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                    The tree-like cruciferous veggies like broccoli and cauliflower increase the body’s glucosinolate levels which are organic sulfur compounds that work with antioxidants like folate, vitamin C and flavonoids to cleanse your liver, and the body of harmful toxins and waste products as well. [10]

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                    10. Walnuts

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                      The omega-3 fatty acids in walnuts not only make it brain food, but also a great food to cleanse your liver. Enriched with amino acid arginine, walnuts also neutralize the ammonia in the body thereby taking some stress off the poor organ. [11]

                      What more can I do to help my liver?

                      As Hippocrates said, let your food be your medicine and your medicine your food. Along with eating these liver-friendly super foods; to spring-cleanse the liver, you also need to drink plenty water and reduce your sugar intake. Remember to give yourself some TLC as well as exercise and do cut back on that nicotine, alcohol and caffeine… [12]

                      Reference

                      [1] http://www.laparoscopic.md/digestion/liver
                      [2] http://www.livestrong.com/article/346836-benefits-of-garlic-on-liver/
                      [3] http://nourishholisticnutrition.com/foods-your-liver-will-love/
                      [4] http://www.liversupport.com/8-great-foods-for-detoxing-the-liver/
                      [5] http://www.immunehealthscience.com/glutathione-foods.html
                      [6] https://www.liverdoctor.com/8-things-you-must-know-have-fatty-liver/
                      [7] https://www.hindawi.com/journals/ije/2013/585876/
                      [8] http://www.belmarrahealth.com/citrus-fruits-and-liver-function/
                      [9] http://naturalsociety.com/turmeric-repairs-damaged-liver-tissues-promotes-liver-health/
                      [10] http://www.liversupport.com/8-great-foods-for-detoxing-the-liver/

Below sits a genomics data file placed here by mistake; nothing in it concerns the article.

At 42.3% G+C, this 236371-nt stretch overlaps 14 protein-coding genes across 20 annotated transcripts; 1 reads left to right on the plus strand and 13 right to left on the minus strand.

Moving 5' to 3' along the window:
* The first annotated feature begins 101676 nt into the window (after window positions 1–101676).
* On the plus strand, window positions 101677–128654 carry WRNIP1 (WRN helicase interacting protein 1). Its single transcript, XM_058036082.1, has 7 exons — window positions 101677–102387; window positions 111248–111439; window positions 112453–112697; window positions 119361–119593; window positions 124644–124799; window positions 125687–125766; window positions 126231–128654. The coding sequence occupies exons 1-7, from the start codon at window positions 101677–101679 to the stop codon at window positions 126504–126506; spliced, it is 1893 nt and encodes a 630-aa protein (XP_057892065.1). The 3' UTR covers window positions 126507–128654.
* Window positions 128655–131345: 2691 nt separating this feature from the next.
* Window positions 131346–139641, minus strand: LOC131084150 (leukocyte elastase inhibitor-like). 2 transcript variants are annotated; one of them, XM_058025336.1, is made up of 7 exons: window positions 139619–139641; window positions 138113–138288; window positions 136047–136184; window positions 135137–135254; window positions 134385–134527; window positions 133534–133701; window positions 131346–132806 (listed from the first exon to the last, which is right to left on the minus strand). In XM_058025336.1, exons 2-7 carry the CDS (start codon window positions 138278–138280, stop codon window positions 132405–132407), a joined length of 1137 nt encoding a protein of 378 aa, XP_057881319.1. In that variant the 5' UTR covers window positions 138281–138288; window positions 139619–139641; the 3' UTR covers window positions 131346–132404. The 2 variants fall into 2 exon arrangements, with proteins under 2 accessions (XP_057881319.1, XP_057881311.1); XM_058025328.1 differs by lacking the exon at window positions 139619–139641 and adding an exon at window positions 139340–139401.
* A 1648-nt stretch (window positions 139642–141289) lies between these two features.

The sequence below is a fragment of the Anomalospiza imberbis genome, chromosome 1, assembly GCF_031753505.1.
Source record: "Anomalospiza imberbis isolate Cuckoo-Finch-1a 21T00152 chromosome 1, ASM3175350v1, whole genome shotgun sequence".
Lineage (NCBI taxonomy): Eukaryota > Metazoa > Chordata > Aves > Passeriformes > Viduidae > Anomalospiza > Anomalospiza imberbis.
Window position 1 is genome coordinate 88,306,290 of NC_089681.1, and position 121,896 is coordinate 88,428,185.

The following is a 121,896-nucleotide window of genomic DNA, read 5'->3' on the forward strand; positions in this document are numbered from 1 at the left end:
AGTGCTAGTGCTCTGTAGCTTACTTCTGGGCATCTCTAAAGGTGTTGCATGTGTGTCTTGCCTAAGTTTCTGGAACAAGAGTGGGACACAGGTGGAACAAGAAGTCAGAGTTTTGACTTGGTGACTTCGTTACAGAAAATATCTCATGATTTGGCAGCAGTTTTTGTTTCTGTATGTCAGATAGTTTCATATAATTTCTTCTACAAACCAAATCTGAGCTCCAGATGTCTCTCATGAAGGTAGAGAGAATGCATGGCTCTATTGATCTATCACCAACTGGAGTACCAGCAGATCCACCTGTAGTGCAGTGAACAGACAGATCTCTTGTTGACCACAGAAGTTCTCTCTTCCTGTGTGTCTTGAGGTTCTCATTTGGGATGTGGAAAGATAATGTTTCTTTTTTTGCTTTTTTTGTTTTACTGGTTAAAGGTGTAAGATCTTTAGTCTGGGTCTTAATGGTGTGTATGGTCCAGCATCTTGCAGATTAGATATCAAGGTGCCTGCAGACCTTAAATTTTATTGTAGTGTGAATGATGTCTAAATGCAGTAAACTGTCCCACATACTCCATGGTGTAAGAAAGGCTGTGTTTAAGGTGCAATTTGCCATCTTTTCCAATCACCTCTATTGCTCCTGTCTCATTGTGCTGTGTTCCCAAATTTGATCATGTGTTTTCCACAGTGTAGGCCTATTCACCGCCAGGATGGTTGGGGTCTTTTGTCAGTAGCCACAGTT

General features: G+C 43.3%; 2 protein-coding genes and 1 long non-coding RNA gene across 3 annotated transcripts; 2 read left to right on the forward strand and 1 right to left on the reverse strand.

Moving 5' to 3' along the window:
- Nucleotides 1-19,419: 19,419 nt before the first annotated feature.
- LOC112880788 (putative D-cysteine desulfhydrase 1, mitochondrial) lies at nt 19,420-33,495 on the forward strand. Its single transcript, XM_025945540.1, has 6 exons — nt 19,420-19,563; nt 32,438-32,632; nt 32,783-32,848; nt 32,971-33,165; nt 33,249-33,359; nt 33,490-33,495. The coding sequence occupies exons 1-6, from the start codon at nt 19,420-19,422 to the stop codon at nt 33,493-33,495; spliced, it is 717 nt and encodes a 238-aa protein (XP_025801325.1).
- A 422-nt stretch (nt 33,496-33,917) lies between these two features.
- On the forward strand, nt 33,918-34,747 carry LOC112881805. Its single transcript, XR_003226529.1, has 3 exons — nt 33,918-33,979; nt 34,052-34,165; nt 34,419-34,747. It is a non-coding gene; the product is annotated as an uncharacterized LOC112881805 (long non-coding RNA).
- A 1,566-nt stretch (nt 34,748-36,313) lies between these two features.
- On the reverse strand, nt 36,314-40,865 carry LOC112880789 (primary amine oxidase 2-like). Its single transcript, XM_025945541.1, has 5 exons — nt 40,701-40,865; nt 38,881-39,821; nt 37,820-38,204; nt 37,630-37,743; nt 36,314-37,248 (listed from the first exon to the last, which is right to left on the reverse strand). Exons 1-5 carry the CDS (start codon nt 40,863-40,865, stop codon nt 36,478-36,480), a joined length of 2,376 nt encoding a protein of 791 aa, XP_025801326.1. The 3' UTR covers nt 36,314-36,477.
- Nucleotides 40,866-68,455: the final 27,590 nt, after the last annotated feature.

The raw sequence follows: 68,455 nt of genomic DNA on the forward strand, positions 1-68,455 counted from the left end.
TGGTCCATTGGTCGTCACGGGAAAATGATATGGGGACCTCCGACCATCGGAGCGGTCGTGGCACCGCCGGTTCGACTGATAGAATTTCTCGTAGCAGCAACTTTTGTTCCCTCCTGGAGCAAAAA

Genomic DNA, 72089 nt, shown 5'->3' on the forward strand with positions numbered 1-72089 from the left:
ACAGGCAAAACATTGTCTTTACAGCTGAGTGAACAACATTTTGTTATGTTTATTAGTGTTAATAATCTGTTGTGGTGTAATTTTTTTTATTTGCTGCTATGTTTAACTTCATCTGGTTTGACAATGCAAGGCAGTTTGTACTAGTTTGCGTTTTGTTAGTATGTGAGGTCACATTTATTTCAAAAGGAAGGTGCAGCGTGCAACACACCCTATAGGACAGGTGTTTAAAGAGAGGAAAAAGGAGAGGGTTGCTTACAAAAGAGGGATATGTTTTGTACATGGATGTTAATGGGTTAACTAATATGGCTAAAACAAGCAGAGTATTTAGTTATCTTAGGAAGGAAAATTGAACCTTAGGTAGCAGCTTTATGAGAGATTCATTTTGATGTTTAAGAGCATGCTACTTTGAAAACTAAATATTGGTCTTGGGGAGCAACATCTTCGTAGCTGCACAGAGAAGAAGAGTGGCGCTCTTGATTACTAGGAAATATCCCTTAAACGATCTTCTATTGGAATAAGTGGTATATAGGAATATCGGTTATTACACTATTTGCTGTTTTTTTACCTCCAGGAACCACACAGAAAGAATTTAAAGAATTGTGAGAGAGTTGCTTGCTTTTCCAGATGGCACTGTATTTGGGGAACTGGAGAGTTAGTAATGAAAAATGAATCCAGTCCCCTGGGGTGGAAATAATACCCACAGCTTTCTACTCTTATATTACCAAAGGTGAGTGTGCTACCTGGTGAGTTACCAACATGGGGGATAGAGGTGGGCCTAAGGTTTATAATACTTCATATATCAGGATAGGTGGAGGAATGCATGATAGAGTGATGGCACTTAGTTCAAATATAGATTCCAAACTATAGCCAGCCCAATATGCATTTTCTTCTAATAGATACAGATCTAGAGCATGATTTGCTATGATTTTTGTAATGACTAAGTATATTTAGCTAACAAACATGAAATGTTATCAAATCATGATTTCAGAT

[11] http://www.chicagonow.com/get-fit-chicago/2013/12/10-foods-that-detox-your-body-and-cleanse-your-liver/
                      [12] http://www.huffingtonpost.com/dr-patricia-fitzgerald/spring-cleaning-10-steps_b_177154.html

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                      Last Updated on November 9, 2020

                      10 Real Reasons Why Breaking Bad Habits Is So Difficult

                      10 Real Reasons Why Breaking Bad Habits Is So Difficult

                      Bad habits expose us to suffering that is entirely avoidable. Unfortunately, breaking bad habits is difficult because they are 100% dependent on our mental and emotional state.

                      Anything we do that can prove harmful to us is a bad habit – drinking, drugs, smoking, procrastination, poor communication are all examples of bad habits. These habits have negative effects on our physical, mental, and emotional health.

                      Humans are hardwired to respond to stimuli and to expect a consequence of any action. This is how habits are acquired: the brain expects to be rewarded a certain way under certain circumstances. How you initially responded to certain stimuli is how your brain will always remind you to behave when the same stimuli are experienced.

                      If you visited the bar close to your office with colleagues every Friday, your brain will learn to send you a signal to stop there even when you are alone and eventually not just on Fridays. It will expect the reward of a drink after work every day, which can potentially lead to a drinking problem.

                      Kicking negative behavior patterns and steering clear of them requires a lot of willpower, and there are many reasons why breaking bad habits is so difficult.

                      1. Lack of Awareness or Acceptance

                      Breaking a bad habit is not possible if the person who has it is not aware that it is a bad one.